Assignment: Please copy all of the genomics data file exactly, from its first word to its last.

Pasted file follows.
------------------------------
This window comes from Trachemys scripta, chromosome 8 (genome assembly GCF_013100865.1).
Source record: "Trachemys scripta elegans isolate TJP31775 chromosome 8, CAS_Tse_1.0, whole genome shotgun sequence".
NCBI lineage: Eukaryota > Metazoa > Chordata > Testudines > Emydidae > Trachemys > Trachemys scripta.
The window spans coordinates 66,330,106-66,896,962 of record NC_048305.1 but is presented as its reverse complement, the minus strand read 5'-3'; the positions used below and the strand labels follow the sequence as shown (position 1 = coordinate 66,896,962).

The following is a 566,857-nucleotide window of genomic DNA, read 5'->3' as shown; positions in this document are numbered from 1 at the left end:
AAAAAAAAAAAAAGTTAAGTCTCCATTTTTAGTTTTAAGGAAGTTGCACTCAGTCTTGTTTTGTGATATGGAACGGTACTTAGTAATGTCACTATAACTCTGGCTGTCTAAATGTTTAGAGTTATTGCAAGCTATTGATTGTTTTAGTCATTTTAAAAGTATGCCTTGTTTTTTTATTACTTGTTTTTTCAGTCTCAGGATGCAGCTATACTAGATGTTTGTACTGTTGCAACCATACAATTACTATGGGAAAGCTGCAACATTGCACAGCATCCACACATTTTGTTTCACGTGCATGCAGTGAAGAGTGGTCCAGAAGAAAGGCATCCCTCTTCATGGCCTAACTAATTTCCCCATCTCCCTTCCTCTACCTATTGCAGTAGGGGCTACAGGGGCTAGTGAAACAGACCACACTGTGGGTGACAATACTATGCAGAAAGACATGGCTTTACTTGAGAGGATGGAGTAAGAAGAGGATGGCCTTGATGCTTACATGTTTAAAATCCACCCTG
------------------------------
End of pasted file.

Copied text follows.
This window comes from Trachemys scripta, chromosome 8 (genome assembly GCF_013100865.1).
Source record: "Trachemys scripta elegans isolate TJP31775 chromosome 8, CAS_Tse_1.0, whole genome shotgun sequence".
NCBI lineage: Eukaryota > Metazoa > Chordata > Testudines > Emydidae > Trachemys > Trachemys scripta.
The window spans coordinates 66,330,106-66,896,962 of record NC_048305.1 but is presented as its reverse complement, the minus strand read 5'-3'; the positions used below and the strand labels follow the sequence as shown (position 1 = coordinate 66,896,962).

The following is a 566,857-nucleotide window of genomic DNA, read 5'->3' as shown; positions in this document are numbered from 1 at the left end:
AAAAAAAAAAAAAGTTAAGTCTCCATTTTTAGTTTTAAGGAAGTTGCACTCAGTCTTGTTTTGTGATATGGAACGGTACTTAGTAATGTCACTATAACTCTGGCTGTCTAAATGTTTAGAGTTATTGCAAGCTATTGATTGTTTTAGTCATTTTAAAAGTATGCCTTGTTTTTTTATTACTTGTTTTTTCAGTCTCAGGATGCAGCTATACTAGATGTTTGTACTGTTGCAACCATACAATTACTATGGGAAAGCTGCAACATTGCACAGCATCCACACATTTTGTTTCACGTGCATGCAGTGAAGAGTGGTCCAGAAGAAAGGCATCCCTCTTCATGGCCTAACTAATTTCCCCATCTCCCTTCCTCTACCTATTGCAGTAGGGGCTACAGGGGCTAGTGAAACAGACCACACTGTGGGTGACAATACTATGCAGAAAGACATGGCTTTACTTGAGAGGATGGAGTAAGAAGAGGATGGCCTTGATGCTTACATGTTTAAAATCCACCCTG